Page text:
There are variants of this problem in mainstream psychoanalytic contexts, especially when it comes to diagnosis and the remnants of psychiatric power that still linger in the psychoanalytic ether, continued issues around pre-oedipal and oedipal configurations that polarize issues of technique and listening too quickly, object relations seen as relations with real others and what is imagined should be possible there, and the long contentious battle around sex and gender identity that straddles psychoanalysis in its clinical and political dimensions, to name a few. It is a lot to ask students to take up the debate twice or even three times, on parallel running tracks, if they are interested in studying Lacan and mainstream Freudian analysis, to say nothing of all that lies beyond these, from contemporary object-relations theory to self-psychology to relational psychoanalysis to Winnicottians, and so on. Some work from the older generation is necessary here, which Leader is trying to give us a map for.
In this paper, the question is more one of undoing a reductive vision of American psychoanalysis and reasserting the work of Fromm, Erikson, Horney, Jacobson, Abfelbaum, Fromm-Reichman, Ferenczi, Fraiberg, Leites, Spitz, Searles, Greenacre, Knapp and Galenson, to foreground those who Leader names. There are plenty of others I could add to this list, along with going back to those Lacan himself spent time with and admired, contra his statements about ego-psychology and its supposed triumvirate: Gitelson, Glover, Reik, Tower, Sharpe, Isakower, Robert Fliess, and many others. For some time I’ve been fascinated by Bertram Lewin who tackled ground so close to that of Lacan from the dream screen, to the relationship between the unconscious and language, the psychology of elation, and the body as phallus. As well, while Leader mentions Edith Jacobson on psychosis, in her work on the super-ego, the female super-ego in particular (1976) you will find claims that are as contemporary as any, stating what should be obvious, namely that a woman who doesn’t externalize her ideal in a male counterpart but takes this ideal inside has nothing to do with being a masculine woman, and instead represents the intersection of something old (namely the place and problem of introjections) and new (cultural changes) that psychoanalysis should take stock of. This work is further elaborated by Jacobson in relation to identifications, mood states, and depression more generally, work I always imagined could provide a cross-roads for object relations, classical Freudianism, with Lacan’s early and late theories of the ego stretched between the imaginary and the real of the body.
In this same vein, one could return to Charles Brenner’s work on compromise formation which bears an uncanny resemblance to many of the questions raised by the sinthome, the fourth ring of the Borromean knot, and the idea of doing without the (strong, castrating) father in the Oedipal tale of resolving libidinal and narcissistic conflicts. Otto Isakower, whose paper from 1939 “On the Exceptional Position of the Auditory Sphere” Lacan loved, gave a series of unpublished lectures on “The Analytic Instrument” at The New York Psychoanalytic Institute in 1963 that exerted an enormous influence, the lectures having been recounted in papers by Leon Balter, Richard Lasky, Herb Wyman, and whose influence can be felt in the works of Roy Schaefer, bastard child of David Rappaport, on the analytic attitude, or Ted Jacobs on regression and the use of the analyst’s subjectivity. This work runs against the notion of identification with the analyst’s healthy ego that comes to define the French idea of American psychoanalysis, and in fact comes close to many of Lacan’s notions concerning the desire of the analyst. And, if one wanted to find a tone as acerbic and funny as Lacan’s, as undoing in its pushing of a performance that is none-the-less rigorous in its aim as critique and force, I’d point readers to Leo Stone and Philip Reiff. In fact, the diversity of tones in American psychoanalysis that Leader puts before his reader’s eyes is one of the most pleasurable aspects of the article.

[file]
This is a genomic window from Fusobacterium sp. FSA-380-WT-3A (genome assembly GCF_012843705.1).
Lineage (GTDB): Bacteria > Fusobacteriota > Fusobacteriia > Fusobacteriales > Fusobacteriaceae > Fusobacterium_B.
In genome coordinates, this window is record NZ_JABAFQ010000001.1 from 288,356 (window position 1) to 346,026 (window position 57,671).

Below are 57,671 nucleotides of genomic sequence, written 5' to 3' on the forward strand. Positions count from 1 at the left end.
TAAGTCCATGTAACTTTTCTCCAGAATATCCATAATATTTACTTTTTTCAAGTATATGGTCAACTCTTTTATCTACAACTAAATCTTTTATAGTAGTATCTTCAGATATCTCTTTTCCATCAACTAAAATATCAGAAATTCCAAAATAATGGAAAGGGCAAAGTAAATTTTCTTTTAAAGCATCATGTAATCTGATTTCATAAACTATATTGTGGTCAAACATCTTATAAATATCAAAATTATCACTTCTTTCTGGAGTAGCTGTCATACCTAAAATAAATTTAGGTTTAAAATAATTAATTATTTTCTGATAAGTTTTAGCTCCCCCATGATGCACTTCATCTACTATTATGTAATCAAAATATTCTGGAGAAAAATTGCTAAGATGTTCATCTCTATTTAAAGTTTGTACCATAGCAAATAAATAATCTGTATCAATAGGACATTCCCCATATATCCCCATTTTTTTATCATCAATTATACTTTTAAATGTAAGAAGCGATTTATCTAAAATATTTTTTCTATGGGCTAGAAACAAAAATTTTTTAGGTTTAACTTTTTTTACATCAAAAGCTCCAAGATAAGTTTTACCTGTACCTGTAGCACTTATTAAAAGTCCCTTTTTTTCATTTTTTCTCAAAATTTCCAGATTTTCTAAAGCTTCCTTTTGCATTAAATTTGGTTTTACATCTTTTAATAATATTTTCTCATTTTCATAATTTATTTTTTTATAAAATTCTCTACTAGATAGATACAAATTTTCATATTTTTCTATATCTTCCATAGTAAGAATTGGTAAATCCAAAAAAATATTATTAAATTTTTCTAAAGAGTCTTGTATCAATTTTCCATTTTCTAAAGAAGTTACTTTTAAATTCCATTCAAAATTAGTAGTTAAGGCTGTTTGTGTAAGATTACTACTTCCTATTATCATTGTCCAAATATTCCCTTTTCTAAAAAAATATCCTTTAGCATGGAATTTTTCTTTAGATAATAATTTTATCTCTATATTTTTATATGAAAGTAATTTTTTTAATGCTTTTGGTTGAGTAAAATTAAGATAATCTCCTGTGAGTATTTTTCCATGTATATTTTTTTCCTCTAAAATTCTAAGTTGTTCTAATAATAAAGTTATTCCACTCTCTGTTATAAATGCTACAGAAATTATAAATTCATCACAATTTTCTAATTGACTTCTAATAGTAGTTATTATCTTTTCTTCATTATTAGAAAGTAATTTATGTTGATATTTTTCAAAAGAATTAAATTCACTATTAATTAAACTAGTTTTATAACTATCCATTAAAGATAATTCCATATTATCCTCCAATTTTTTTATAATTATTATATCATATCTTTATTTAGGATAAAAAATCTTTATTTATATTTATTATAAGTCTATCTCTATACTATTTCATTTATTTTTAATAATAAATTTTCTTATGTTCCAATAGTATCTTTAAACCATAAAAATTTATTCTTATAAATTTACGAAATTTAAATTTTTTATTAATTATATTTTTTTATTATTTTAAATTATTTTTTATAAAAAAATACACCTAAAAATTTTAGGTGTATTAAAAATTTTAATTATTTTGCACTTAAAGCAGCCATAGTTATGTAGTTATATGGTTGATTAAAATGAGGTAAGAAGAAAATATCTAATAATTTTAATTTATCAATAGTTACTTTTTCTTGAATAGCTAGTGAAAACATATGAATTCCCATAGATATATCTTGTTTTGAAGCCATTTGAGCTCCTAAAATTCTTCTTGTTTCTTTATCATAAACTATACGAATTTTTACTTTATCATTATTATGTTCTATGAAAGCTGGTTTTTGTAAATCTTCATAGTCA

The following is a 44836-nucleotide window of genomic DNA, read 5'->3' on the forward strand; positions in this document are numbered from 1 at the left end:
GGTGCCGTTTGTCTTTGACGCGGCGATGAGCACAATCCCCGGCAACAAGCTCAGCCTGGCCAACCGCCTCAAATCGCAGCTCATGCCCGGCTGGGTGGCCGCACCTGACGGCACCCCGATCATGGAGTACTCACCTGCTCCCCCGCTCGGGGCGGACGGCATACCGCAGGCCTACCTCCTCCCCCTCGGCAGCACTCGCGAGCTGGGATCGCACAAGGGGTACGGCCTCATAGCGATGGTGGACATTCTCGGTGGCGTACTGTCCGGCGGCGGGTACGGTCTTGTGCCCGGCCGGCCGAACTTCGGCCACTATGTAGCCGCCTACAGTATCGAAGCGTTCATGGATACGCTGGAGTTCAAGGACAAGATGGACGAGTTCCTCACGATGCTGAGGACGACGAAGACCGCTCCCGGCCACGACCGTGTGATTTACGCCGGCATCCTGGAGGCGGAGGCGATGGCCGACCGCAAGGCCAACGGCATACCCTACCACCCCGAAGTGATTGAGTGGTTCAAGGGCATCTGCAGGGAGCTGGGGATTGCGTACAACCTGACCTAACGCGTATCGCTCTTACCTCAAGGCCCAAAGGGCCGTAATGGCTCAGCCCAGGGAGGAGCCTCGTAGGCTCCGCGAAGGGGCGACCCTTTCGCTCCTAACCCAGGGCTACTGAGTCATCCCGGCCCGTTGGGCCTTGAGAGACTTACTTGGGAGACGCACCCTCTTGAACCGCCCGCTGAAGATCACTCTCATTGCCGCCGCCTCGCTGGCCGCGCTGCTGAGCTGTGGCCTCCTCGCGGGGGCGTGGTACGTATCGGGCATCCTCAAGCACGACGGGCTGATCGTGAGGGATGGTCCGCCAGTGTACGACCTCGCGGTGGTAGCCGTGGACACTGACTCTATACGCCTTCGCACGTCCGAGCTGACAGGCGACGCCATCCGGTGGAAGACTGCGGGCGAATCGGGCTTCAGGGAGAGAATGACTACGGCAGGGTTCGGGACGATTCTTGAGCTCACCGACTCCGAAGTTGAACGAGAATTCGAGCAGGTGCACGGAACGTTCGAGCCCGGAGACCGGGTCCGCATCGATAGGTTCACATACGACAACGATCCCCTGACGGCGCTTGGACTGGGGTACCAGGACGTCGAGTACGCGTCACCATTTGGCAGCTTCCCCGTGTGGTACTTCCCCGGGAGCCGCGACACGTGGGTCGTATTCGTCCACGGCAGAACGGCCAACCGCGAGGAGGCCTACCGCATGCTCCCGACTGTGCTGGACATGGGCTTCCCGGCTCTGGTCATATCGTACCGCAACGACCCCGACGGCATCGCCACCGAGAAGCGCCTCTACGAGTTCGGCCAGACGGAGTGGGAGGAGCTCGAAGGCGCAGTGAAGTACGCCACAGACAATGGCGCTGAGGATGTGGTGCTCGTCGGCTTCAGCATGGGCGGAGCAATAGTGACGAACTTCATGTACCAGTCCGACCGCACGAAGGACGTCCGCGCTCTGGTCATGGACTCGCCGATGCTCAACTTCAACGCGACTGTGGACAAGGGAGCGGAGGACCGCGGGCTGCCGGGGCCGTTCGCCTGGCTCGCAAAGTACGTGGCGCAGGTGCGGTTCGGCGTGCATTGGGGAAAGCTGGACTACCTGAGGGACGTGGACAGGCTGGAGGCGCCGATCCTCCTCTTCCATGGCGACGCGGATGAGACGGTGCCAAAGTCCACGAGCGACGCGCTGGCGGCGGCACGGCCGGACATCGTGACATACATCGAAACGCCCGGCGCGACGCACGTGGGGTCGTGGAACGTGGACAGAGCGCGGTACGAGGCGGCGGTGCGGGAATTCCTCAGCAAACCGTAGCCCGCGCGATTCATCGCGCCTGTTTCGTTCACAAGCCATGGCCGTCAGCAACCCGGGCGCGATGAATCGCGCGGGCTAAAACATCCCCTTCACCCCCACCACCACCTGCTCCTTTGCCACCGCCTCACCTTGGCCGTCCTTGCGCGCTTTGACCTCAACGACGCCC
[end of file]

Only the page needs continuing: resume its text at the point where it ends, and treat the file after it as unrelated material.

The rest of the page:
Finally, there are real questions about psychoanalytic technique implied in each of these theoretical explorations, something that never really gets talked about, even as there have been plenty of debates over the last 50 years, here and overseas. For reasons I haven’t been able to deduce, the discussions are always reductive, and at the intersection ‘American’-‘Lacanian’ they are perhaps at their most reduced and obscene—this side of the Atlantic harping on the supposed violation of the frame via the variable length session while reducing the attention to language to some kind of uncaring intellectualization, that side of the Atlantic, as Leader points out, making American psychoanalysis tantamount to some indoctrination into ‘health’ through the analyst’s ego as the image of his power and sanctity while also being obsessed with the understanding of the content of what is said and never its form. It’s just too stupid for words, and always leaves me first speechless, then sad, and finally angry. I thank Darian Leader for this opportunity to find my feet again.
Fraiberg, S. (1972). Some characteristics of genital arousal and discharge in latency girls. Psychoanalytic Study of the Child 27:439-475
Isakower, O. (1939). On the exceptional position of the auditory sphere. International Journal of Psychoanalysis 20:340-348
Jacobson, E. (1976). Ways of female superego formation and the female castration Conflict. Psychoanalytic Quarterly 45:525-538
Leader, D. (2021.) Jouissance: Sexuality, suffering and satisfaction. Polity Press.
Dr. Jamieson Webster is a psychoanalyst in private practice in New York City. She is the author of The Life and Death of Psychoanalysis (2011) and Conversion Disorder: Listening to the Body in Psychoanalysis (2018); she also co-wrote, with Simon Critchley, Stay, Illusion! The Hamlet Doctrine (2013). She writes regularly for Art Forum, Spike Art Quarterly, and The New York Review of Books. She teaches at the New School for Social Research and is a member of IPTAR and Das Unbehagen.